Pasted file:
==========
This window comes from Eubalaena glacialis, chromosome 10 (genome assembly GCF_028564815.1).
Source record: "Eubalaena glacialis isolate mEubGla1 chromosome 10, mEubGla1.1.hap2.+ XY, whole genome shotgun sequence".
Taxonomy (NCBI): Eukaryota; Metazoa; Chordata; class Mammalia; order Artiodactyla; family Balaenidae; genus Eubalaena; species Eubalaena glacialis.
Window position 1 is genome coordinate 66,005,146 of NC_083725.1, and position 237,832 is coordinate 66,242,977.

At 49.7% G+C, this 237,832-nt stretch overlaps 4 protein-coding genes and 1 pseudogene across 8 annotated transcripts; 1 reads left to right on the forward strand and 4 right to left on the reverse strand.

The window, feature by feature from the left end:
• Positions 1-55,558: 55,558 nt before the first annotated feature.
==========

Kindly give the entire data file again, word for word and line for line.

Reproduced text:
This window comes from Eubalaena glacialis, chromosome 10 (genome assembly GCF_028564815.1).
Source record: "Eubalaena glacialis isolate mEubGla1 chromosome 10, mEubGla1.1.hap2.+ XY, whole genome shotgun sequence".
Taxonomy (NCBI): Eukaryota; Metazoa; Chordata; class Mammalia; order Artiodactyla; family Balaenidae; genus Eubalaena; species Eubalaena glacialis.
Window position 1 is genome coordinate 66,005,146 of NC_083725.1, and position 237,832 is coordinate 66,242,977.

At 49.7% G+C, this 237,832-nt stretch overlaps 4 protein-coding genes and 1 pseudogene across 8 annotated transcripts; 1 reads left to right on the forward strand and 4 right to left on the reverse strand.

The window, feature by feature from the left end:
• Positions 1-55,558: 55,558 nt before the first annotated feature.